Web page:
Yes, since my post I found:
William Miles Gregory
10 Jul 1885, Nolansville, Wilson Co., TN
15 Sep 1973, Nacogdoches Co., TX
Sacul Cem., Sacul, Nacogdoches Co., TX
Mattie H Adams
10 Jan 1887 Cherokee Co., TX
18 Oct 1955
Sacul Cem., Sacul, Nacogdoches Co., TX
Abt 1890 of TX
I would appreciate info about Dolly if you have any.
A little story I found on William:
The Village Smithy Stands
Anvil Of Sacul Blacksmith Has Clanged Four Decades By Phil Dilbert Courier-Times-Telegraph East Texas Editor
Sacul.--When you step into the blacksmith shop of W. M. Gregory in this County community, it is as though you have turned back time and entered an era of East Texas history that was both more enchanting and more rugged than today's anesthetized existence of glittering creature comforts.
The sagging, but durable shack on the edge of town, is truly an anachronism but every stick, tool and chink in it has played a part in the life of Gregory, whose anvil has clanged almost continuously for four decades.
Gregory, lean, erect and 72, has hammered out tons of horse shoes, farm implements and wagon parts since 1913. He comes by his trade honestly.
"I was raised up in blacksmithing," he'll tell you, his blue eyes sparkling through his spectacles. "My granddaddy was a machinist and blacksmith back at Nolansville, Wilson County in Tennessee. He was named J. P. Gregory. the J. P. stands for James K. Polk. And he made boots and shoes for Gen. Robert E. Lee and Gen. Stonewall Jackson during the Civil War. Look at this."
He'll hold up a curved piece of metal with a hole in one end. "This here's a shoe float," he'll explain. "It was used to take wooden pegs out of shoes durin' the Civil War." Then he'll probably rummage around in an ancient chest and bring out several other fascinating implements that felt the skillful fingers of men dead for several generations.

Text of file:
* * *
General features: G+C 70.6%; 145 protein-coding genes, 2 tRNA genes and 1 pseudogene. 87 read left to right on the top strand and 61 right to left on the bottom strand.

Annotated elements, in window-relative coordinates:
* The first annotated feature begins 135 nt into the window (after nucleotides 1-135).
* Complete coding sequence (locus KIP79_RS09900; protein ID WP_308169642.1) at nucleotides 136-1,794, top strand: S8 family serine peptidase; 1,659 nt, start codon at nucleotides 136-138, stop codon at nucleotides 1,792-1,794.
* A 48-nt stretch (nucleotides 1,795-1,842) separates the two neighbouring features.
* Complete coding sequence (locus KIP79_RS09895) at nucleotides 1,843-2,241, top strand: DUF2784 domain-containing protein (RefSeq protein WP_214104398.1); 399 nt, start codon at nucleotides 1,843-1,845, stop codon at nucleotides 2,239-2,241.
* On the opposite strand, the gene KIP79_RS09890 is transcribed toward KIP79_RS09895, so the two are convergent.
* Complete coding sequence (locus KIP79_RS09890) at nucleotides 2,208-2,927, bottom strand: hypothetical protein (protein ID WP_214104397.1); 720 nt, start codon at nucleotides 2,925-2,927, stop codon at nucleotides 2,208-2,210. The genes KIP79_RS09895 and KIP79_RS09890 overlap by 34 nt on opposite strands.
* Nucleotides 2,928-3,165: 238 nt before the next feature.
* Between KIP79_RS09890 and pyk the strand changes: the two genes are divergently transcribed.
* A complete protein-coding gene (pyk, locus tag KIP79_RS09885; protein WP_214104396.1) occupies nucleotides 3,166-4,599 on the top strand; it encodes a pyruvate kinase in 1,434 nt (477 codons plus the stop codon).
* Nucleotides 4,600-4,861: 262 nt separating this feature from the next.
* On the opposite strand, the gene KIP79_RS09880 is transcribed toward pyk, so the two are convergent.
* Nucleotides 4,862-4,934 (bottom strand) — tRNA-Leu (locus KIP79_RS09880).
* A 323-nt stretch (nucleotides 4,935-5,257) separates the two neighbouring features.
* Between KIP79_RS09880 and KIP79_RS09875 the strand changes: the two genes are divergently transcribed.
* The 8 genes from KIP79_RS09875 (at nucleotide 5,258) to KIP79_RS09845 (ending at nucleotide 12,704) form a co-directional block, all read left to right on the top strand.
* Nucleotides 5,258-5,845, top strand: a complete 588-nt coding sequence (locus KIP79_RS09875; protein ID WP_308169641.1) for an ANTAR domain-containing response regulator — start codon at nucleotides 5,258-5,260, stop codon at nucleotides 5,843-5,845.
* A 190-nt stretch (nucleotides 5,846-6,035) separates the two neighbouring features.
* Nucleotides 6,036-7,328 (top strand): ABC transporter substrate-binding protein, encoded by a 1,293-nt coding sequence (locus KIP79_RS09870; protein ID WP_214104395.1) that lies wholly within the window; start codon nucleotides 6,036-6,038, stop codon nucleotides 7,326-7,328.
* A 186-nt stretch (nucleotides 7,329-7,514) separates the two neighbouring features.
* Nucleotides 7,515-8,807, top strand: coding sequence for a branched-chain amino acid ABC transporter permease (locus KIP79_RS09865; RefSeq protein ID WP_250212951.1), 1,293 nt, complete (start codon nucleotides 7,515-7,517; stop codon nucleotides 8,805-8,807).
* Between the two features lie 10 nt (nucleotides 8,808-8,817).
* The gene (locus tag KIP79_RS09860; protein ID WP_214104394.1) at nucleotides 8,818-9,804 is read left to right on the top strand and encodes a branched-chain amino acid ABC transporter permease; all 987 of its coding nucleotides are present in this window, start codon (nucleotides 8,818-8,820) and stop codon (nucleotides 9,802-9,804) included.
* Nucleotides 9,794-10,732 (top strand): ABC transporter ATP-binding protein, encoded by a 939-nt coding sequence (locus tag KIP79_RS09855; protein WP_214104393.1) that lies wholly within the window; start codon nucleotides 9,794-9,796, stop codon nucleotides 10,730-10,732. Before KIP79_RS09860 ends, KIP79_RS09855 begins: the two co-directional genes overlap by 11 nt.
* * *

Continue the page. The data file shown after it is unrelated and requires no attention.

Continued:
One of these is a 14-inch hacksaw, a wooden mortising mallet, a draw knife and a set of divided compasses, all manufactured before the American Revolution and handed down to Gregory by his grandfather. They are all in excellent condition and would doubtless bring a fancy price from a first class museum.
But these articles are mostly of sentimental significance to Gregory.
"That was in the old loggin days of nineteen an'seven to nineteen an'fifteen." he explains. "i charge from six bits to a dollar for a set of shoes for a hoss or mule an' as high as five dollars for a stud hoss. Then in nineteen an'twenty-two, =the trucks come and my horseshoein' done fell off."
In 1918 a fractious horse he was trying to shoe almost put an end to Gregory's career. The animal, an Army surplus horse, reared back and kicked Gregory so hard a section of intestine was ripped out. "Taken a piece that big outa me," he says, pointing to his back. "For a year I went around all doubled up. Finally made it all right, though. Hit don't bother me none now."
Gregory took a couple of Tyler visitors through his shop last Monday morning. When they greeted him at the threshold he was splitting kindling wood with an axe.
When they heard of his 1919 mishap they expressed surprise that the injury hadn't left him permanently stooped.
"Hit's a wonder hit didn't," he said. "When that horse kicked me he knocked me right onto a square block over thar." He pointed to a spot just outside the door. Spent four days in a hospital in Dallas. Cost me $400. Taken me six to.....
"Not too much to this blacksmithin nowadays," he said. "Mostly turn out axe handles and canthook handles. Makes very few plow beams. Hit's mostly all steel stuff these days."
Gregory came to East Texas in 1884 with his family when he was only a year old. The new settlers hailed from Nolansville, Tenn., which Gregory says used to be nicknamed "Doolittle" for for some unknown reason. The old blacksmith says he was named for Gen. William Miles of Civil War fame.
He lives with his invalid wife about a quarter-mile from his shop. Mrs.. Gregory, the former Miss Mattie Adams of Rusk, is 69 and has been confined to her bed for the past four years.
Gregory says he is not a member of any particular church. His belief is that everyone is seeking the same God in a different way. Hit's like the spokes in a wheel," he says. "They all lead to the same central point."
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